'Norway surprised me'

‘Norway surprised me. The quality of life is good, and the landscape is astonishing’

Marcela Reggiani from Brazil just finished her Master’s degree at NTNU in Trondheim. Her views confirm many of the findings in a new survey from the Norwegian Centre for International Cooperation in Education (SIU), showing that international students are very satisfied with Norwegian education and the study environment. 

Over 2,600 international students in Norway have answered a number of questions about academic quality, the study environment and social life and the reason they chose Norway as their study destination.

The survey includes exchange students and students who are taking their full degree in Norway. Here you can read the SIU-report on international students in full.

More contact

‘Overall, international students are very satisfied both with the quality of the programme they are taking and with the study environment. They are also satisfied with the social aspects of their studies, but we see that there could be more contact between Norwegian and international students,’ says Director General of SIU Harald Nybølet. 

‘The answers from the survey are interesting and useful for several reasons, among other things for recruiting more excellent students from other countries,’ the director general points out.

High-quality education

Among the survey respondents, most students are from Germany and France, followed by Russia, China and Spain. The reasons why students want to come to Norway is first and foremost the quality of education, in addition to unspoilt nature and a safe and peaceful society.

Marcela Reggiani heard about NTNU from a friend doing his Phd there. ‘I thought, why not? And I love living here. NTNU is a quality institution, and Norway has a lot of know-how in my field of study.’

The survey shows that as many as 66 per cent of the respondents are satisfied with their teachers’ ability to make the teaching interesting. A predominance of open answers also show that many students are attracted by good study programmes. A number of respondents highlight specialised fields such as aquaculture and engineering. And as many as 84 per cent are also satisfied with the level of teaching in English at Norwegian universities and university colleges. 

‘This is important feedback for Norwegian academics who obviously master teaching in English,’ comments Hege Toje, senior adviser at SIU who is responsible for developing the SIU report.

Careers and a technologically advanced society are also high on the list of reasons for choosing to study in Norway, while the absence of expensive study fees came further down the list.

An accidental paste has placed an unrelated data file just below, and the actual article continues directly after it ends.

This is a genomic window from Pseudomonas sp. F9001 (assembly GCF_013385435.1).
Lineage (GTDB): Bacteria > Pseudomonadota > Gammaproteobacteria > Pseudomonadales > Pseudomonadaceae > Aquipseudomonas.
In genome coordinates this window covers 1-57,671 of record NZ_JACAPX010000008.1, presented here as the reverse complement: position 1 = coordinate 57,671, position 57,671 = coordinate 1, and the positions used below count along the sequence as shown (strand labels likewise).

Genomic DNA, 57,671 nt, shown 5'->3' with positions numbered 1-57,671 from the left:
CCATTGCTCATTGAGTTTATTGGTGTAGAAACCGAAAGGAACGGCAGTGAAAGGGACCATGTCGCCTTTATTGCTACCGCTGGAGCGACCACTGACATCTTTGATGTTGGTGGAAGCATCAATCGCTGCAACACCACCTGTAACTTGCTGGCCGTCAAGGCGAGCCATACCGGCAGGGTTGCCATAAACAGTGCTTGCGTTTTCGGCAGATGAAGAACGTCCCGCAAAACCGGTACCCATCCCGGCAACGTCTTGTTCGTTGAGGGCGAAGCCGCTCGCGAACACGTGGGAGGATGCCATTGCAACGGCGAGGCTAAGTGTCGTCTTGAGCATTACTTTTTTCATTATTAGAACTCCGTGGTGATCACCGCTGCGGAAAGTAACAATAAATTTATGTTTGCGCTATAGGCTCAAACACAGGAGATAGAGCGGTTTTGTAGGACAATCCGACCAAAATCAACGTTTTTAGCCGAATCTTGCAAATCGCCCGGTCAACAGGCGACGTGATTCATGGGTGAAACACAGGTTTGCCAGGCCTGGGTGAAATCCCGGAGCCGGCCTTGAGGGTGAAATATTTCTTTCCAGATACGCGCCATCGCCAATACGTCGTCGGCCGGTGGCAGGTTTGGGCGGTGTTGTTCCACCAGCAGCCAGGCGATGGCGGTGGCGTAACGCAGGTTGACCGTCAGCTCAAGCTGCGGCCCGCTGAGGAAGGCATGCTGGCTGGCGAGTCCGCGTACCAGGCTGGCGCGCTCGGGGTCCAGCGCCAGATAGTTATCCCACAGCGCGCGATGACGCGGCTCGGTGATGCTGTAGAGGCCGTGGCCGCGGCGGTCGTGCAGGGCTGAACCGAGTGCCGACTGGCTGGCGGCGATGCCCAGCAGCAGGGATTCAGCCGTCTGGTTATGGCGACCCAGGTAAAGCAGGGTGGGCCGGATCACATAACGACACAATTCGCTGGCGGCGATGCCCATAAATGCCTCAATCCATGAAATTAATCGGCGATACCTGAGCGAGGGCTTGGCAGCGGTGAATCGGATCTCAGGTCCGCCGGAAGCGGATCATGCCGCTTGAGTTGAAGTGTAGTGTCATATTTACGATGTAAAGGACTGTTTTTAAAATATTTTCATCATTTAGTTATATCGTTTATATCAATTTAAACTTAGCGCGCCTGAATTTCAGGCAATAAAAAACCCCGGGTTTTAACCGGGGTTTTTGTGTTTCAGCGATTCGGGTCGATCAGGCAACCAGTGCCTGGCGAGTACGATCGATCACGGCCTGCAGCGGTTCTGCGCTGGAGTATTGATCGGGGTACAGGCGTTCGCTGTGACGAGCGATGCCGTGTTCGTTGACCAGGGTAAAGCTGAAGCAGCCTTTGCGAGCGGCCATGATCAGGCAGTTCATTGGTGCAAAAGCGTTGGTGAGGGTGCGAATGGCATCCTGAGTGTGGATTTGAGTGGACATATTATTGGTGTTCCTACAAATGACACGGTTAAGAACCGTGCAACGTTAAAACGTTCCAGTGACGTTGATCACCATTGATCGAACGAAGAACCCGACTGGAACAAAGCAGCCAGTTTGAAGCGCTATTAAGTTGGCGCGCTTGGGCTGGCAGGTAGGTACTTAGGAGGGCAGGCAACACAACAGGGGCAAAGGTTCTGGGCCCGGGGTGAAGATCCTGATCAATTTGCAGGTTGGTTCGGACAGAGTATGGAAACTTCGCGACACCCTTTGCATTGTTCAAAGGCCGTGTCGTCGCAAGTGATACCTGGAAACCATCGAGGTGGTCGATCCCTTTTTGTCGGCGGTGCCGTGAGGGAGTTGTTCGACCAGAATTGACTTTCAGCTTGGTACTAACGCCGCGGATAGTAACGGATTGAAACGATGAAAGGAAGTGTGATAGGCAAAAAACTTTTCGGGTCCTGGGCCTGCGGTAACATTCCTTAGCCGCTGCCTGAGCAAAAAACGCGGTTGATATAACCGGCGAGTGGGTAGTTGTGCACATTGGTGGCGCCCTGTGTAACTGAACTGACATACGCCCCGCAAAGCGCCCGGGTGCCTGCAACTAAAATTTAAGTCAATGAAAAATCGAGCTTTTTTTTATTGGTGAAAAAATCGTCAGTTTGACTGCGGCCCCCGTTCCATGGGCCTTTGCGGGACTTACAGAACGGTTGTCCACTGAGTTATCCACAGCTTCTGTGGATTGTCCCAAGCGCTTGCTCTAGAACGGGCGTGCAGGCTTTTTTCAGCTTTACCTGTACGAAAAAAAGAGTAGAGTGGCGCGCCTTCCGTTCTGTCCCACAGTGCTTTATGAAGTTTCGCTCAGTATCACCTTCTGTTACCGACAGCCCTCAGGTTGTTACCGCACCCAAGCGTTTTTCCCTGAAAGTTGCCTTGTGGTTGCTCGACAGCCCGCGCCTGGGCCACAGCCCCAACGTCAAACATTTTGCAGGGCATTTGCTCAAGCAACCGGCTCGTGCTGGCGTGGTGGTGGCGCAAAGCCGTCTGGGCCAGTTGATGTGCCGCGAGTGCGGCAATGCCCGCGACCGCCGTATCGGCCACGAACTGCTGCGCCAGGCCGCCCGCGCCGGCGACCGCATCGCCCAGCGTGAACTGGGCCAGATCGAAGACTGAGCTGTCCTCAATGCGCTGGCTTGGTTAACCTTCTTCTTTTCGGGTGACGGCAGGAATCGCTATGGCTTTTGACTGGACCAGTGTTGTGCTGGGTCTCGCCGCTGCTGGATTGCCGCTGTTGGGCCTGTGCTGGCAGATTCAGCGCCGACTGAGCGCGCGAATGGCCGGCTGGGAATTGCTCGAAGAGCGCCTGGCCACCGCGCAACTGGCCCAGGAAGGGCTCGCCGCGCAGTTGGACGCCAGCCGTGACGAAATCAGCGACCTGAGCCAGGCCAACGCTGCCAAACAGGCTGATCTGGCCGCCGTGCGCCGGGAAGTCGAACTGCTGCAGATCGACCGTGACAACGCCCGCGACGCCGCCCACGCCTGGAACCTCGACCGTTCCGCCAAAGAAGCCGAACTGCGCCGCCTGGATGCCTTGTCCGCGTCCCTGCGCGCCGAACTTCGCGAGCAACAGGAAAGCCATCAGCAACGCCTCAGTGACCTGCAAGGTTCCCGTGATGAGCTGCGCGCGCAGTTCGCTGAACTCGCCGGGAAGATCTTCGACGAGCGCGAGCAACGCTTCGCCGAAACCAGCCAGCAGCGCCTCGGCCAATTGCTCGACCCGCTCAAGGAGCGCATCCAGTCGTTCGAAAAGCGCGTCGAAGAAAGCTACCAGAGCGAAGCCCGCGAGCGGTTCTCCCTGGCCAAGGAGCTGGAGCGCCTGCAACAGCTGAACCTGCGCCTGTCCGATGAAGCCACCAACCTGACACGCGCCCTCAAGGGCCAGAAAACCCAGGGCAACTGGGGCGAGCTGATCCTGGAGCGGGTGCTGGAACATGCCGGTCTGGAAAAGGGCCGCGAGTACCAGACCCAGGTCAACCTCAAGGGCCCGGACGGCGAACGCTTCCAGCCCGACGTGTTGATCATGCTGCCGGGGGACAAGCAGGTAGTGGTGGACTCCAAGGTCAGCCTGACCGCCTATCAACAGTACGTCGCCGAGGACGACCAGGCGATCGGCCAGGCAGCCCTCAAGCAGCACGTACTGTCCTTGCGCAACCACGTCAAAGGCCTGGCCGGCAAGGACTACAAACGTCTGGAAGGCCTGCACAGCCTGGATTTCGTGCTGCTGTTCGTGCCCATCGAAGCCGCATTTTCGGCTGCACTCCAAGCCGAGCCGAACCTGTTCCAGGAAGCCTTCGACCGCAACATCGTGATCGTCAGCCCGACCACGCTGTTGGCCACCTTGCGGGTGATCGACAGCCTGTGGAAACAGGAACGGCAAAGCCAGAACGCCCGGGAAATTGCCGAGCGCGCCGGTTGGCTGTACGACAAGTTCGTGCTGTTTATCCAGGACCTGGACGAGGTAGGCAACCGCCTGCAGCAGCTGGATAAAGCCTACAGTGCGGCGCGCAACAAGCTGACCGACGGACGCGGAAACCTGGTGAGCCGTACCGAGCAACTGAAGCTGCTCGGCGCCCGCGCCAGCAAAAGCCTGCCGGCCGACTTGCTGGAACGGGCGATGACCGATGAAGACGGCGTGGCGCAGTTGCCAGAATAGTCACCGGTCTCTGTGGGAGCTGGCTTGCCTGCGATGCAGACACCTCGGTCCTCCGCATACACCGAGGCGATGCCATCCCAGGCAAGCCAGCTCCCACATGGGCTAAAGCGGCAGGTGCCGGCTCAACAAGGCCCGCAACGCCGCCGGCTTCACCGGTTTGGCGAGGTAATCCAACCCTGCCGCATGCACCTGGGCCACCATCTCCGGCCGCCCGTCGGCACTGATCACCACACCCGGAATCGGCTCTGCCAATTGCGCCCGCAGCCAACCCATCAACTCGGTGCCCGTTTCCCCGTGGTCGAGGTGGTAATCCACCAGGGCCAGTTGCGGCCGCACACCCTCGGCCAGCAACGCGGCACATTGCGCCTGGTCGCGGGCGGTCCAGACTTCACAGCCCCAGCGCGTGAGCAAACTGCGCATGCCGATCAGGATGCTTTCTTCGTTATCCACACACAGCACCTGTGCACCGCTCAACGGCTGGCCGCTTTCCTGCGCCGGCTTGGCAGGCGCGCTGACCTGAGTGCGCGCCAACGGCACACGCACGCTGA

Student

Deep or shallow friendships

High living expenses and getting to know Norwegians are the factors that most students mention when asked about the challenges of being an international student in Norway.

At NTNU, a buddy programme was Marcelas key to meet Norwegian students. ‘I have met a lot of people, and my friends here replace my family who live far away. Norwegians are more shy than Brazilians, and I find that social relations with them either become deep friendships or stay shallow. But I have some really good friends here’.    

Long-term perspective

Career is also a topic in the report. A many as 46 per cent of students can envisage working in Norway after completing their period of study. ‘Good pay and working conditions, a safe society and good career opportunities are the main reasons students wish to stay in the country,’ explains Hege Toje. 

SIU-director Harald Nybølet sees that the international students can  contribute new knowledge to their fellow Norwegian students.

‘In addition, international students can also be assets for Norwegian business and industry and society at large, both while studying and after gaining their qualifications,’ the SIU director general points out.

 

FACTS

  • SIU recently published the report ‘International students in Norway – Perceptions of Norway as a study destination’, based on a survey carried out among international students.
  • This is the fifth time SIU has published the results of a survey of this kind. A total of 2,623 students answered, equivalent to a 35 per cent response rate. 
  • The students in the survey came from 110 different countries. Just over half are from Europe.
  • The high quality and good reputation of Norwegian education institutions are the most important reasons for students choosing to study in Norway.
  • In 2015, there were 25,685 foreign national students in Norway. This corresponds to about ten per cent of the total number of students.
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